Personal financial decisions involve paying for education, financing durable goods such as real estate and cars, buying insurance, e.g. health and property insurance, investing and saving for retirement.

Business finance

In the case of a company, managerial finance or corporate finance is the task of providing the funds for the corporations' activities. It generally involves balancing risk and profitability. Long term funds would be provided by ownership equity and long-term credit, often in form of bonds. These decisions lead to the company's capital structure. Short term funding or working capital is mostly provided by banks extending a line of credit.

On the bond market, borrowers package their debt in the form of bonds. The borrower receives the money it borrows by selling the bond, which includes a promise to repay the value of the bond with interest. The purchaser of a bond can resell the bond, so the actual recipient of interest payments can change over time. Bonds allow lenders to recoup the value of their loan by simply selling the bond.

Another business decision concerning finance is investment, or fund management. An investment is an acquisition of an asset in the hopes that it will maintain or increase its value. In investment management - in choosing a portfolio - one has to decide what, how much and when to invest. In doing so, one needs to Identify relevant objectives and constraints: institution or individual - goals - time horizon - risk aversion - tax considerations Identify the appropriate strategy: active vs passive - hedging strategy Measure the portfolio performance

Financial management is duplicate with the financial function of the accounting profession. However, accounting is concerned with reporting of historical financial information, while the financial decision is directed toward the future of the firm.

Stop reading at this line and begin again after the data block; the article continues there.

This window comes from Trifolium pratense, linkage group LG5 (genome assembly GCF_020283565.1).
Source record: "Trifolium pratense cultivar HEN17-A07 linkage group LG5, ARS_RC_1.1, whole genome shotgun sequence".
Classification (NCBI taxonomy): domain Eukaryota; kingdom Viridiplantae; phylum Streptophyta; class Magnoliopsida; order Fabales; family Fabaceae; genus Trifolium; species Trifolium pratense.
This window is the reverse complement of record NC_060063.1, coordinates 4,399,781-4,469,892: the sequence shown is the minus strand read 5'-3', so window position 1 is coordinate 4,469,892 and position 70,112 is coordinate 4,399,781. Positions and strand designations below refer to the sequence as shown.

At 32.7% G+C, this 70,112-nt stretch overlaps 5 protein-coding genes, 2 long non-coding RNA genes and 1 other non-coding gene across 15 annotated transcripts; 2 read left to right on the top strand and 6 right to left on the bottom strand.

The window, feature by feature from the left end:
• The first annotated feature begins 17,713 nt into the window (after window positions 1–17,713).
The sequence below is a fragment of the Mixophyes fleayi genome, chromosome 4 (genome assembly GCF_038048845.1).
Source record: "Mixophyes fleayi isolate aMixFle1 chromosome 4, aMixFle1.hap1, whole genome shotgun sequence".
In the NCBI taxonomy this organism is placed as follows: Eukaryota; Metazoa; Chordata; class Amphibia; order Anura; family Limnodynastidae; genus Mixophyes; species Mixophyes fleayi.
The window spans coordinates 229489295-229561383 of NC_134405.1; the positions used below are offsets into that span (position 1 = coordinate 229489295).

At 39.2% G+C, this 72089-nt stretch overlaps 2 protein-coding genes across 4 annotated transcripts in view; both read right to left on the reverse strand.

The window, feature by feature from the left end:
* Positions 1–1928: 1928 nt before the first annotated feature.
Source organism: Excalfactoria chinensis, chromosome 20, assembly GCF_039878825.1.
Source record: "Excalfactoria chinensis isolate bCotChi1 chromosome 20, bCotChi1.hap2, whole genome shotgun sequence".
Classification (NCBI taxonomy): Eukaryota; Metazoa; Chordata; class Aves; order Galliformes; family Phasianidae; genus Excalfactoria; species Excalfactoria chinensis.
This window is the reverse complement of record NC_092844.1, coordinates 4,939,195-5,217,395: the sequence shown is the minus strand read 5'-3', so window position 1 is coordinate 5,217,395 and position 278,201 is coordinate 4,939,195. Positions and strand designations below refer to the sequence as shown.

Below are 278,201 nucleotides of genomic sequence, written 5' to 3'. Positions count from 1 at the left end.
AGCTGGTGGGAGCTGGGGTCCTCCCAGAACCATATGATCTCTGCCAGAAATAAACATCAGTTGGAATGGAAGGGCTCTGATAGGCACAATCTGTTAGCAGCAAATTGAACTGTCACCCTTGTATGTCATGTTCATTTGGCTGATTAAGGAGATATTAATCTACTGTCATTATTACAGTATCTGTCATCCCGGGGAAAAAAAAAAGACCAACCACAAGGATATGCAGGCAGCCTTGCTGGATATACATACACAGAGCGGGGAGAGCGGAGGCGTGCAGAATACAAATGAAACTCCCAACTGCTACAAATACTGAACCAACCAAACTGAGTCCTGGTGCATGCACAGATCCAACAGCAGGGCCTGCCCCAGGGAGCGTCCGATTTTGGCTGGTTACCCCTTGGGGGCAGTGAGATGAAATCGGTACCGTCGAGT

Finance of states

Country, state, county, city or municipality finance is called public finance. It is concerned with
Identification of required expenditure of a public sector entity
Source(s) of that entity's revenue
The budgeting process
Debt issuance (municipal bonds) for public works projects

Financial economics

Main article: Financial economics

Financial economics is the branch of economics studying the interrelation of financial variables, s.a. prices, interest rates and shares as opposed to those concerning the real economy. Financial economics concentrates on influences of real economic variables on financial ones, in contrast to pure finance.

It studies:
Valuation - Determination of the fair value of an asset
How risky is the asset? (identification of the asset appropriate discount rate)
What cash flows will it produce? (discounting of relevant cash flows)
How does the market price compare to similar assets? (relative valuation)
Are the cash flows dependent on some other asset or event? (derivatives, contingent claim valuation)
Financial markets and instruments
Commodities - topics
Stocks - topics
Bonds - topics
Money market instruments- topics
Derivatives - topics
Financial institutions and regulation

Financial mathematics

Main article: Financial mathematics

Financial mathematics is the branch of applied mathematics concerned with the financial markets. Financial mathematics is the study of financial data with the tools of mathematics, mainly statistics. Such data can be movements of securities - stocks and bonds etc. - and their relations. Another large subfield is insurance mathematics.